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Raiders look to get Latavius Murray more involved in offense after big runs

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Harry How

Through nearly three quarters of play Sunday, the Raiders had a grand total of 23 yards on the ground on 12 designed runs against the Chargers. Then with 1:21 left in the third quarter, they handed it to Latavius Murray and all that changed.

In one carry, Murray broke off 14 yards which was just short of what Darren McFadden had (16) at the time on 7 carries. On the next play, they handed it to Murray again and he broke off 23 yards. That 23 yards run matched the ENTIRE output of the rest of the Raiders up to that point. It was also the longest run by any Raiders running back all season.

The next time Murray touched the ball, he went for five yards which matched the longest run by any other Raiders running back. So, of course they gave him the ball just one more time the rest of the game.

He finished with 43 yards on four carries (10.8 yards per carry) which was 15 yards more than the rest of the team combined. Darren McFadden had 21 yards on 8 carries (2.6 ypc) and Maurice Jones-Drew had 6 yards on 4 carries (1.5 ypc).

A few carries like that should earn him a more looks this season after being nearly ignored the first half of this season and only seeing a few looks in recent weeks.

"We're trying to get him more involved," said Tony Sparano following the game. "Obviously he was involved more in this ball game than we've seen him in the last couple ball games."

Things have reached critical mass for the Raiders and their running game is on a path of historic ineptitude. Yet through it all, Murray has spent much of the time watching from the sideline as McFadden and MJD get stuffed at the line time and time again.

"It's tough," said Murray. "I think it's tough for everybody. Everybody wants to play. I know I want to play, get in there, so I just gotta be patient and when my number is called just make sure I know what I'm doing and make sure I go out there and execute."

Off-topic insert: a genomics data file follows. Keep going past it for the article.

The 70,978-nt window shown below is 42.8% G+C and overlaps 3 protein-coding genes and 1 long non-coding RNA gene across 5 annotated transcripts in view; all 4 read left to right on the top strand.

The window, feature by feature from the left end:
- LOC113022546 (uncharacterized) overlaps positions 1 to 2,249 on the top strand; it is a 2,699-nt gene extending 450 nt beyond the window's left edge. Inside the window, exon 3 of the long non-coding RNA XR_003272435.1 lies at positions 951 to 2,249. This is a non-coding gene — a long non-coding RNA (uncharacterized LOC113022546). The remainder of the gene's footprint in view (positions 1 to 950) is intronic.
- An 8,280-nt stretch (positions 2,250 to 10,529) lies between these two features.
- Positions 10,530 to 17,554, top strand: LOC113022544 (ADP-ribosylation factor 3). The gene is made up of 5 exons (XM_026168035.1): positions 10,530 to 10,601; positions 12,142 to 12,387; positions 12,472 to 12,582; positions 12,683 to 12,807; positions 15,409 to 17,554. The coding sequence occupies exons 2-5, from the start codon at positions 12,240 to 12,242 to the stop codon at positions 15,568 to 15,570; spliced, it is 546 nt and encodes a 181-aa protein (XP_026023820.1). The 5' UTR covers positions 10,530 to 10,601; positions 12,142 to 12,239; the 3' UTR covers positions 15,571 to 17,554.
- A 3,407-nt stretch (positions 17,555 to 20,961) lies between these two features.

"They've just been wanting to try to get me in the mix a little more and that's all I can ask, and when they do, just make sure I give them more reason to want to put me back in there."

Breaking off 37 yards on your first two touches of the game is certainly something that will leave an impression on coaches.

"I thought he ran the ball well," said Tony Sparano. "I'd have to watch the film and see how we did there, but in his opportunities he ran the ball well. There was some things there that maybe weren't quite there early in the football game for Darren. Darren came in afterwards, I thought he had a couple good runs in there that were tough hard runs, but Latavius, he's a big back, strong kid."

Much of the blame has fallen on the Raiders offensive line for their struggles running the ball. But with any situation like this, it can't all fall squarely on their shoulders. Even the worst lines can open up holes on occasion. It just takes the right back to take advantage of those occasions, even as few as they may be.

"I just saw the hole and hit it. I didn't want to be back there dancing or anything. I try to be a downhill runner with my size so I just made sure I hit the hole hard. . . It felt good to get in there and run the ball. Always does. I was pleased, definitely."

We won't have to wait long to see how much Murray becomes a part of the offense. The Raiders are back at it against the Chiefs Thursday.